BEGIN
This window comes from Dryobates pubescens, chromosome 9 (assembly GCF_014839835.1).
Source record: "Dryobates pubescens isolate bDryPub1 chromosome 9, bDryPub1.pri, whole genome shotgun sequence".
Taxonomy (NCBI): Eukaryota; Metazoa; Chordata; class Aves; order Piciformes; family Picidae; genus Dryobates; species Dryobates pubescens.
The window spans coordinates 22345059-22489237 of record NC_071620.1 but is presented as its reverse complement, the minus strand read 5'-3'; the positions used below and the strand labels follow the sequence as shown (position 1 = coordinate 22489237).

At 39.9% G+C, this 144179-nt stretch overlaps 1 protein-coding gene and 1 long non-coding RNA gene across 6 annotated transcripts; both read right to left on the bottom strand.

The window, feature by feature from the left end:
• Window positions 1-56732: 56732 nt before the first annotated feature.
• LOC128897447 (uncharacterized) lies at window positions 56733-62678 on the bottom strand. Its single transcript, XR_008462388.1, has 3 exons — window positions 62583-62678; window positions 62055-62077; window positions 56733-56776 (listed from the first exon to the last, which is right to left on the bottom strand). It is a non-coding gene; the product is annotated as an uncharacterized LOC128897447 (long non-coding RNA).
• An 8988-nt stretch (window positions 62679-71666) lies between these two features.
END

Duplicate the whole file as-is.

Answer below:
This window comes from Dryobates pubescens, chromosome 9 (assembly GCF_014839835.1).
Source record: "Dryobates pubescens isolate bDryPub1 chromosome 9, bDryPub1.pri, whole genome shotgun sequence".
Taxonomy (NCBI): Eukaryota; Metazoa; Chordata; class Aves; order Piciformes; family Picidae; genus Dryobates; species Dryobates pubescens.
The window spans coordinates 22345059-22489237 of record NC_071620.1 but is presented as its reverse complement, the minus strand read 5'-3'; the positions used below and the strand labels follow the sequence as shown (position 1 = coordinate 22489237).

At 39.9% G+C, this 144179-nt stretch overlaps 1 protein-coding gene and 1 long non-coding RNA gene across 6 annotated transcripts; both read right to left on the bottom strand.

The window, feature by feature from the left end:
• Window positions 1-56732: 56732 nt before the first annotated feature.
• LOC128897447 (uncharacterized) lies at window positions 56733-62678 on the bottom strand. Its single transcript, XR_008462388.1, has 3 exons — window positions 62583-62678; window positions 62055-62077; window positions 56733-56776 (listed from the first exon to the last, which is right to left on the bottom strand). It is a non-coding gene; the product is annotated as an uncharacterized LOC128897447 (long non-coding RNA).
• An 8988-nt stretch (window positions 62679-71666) lies between these two features.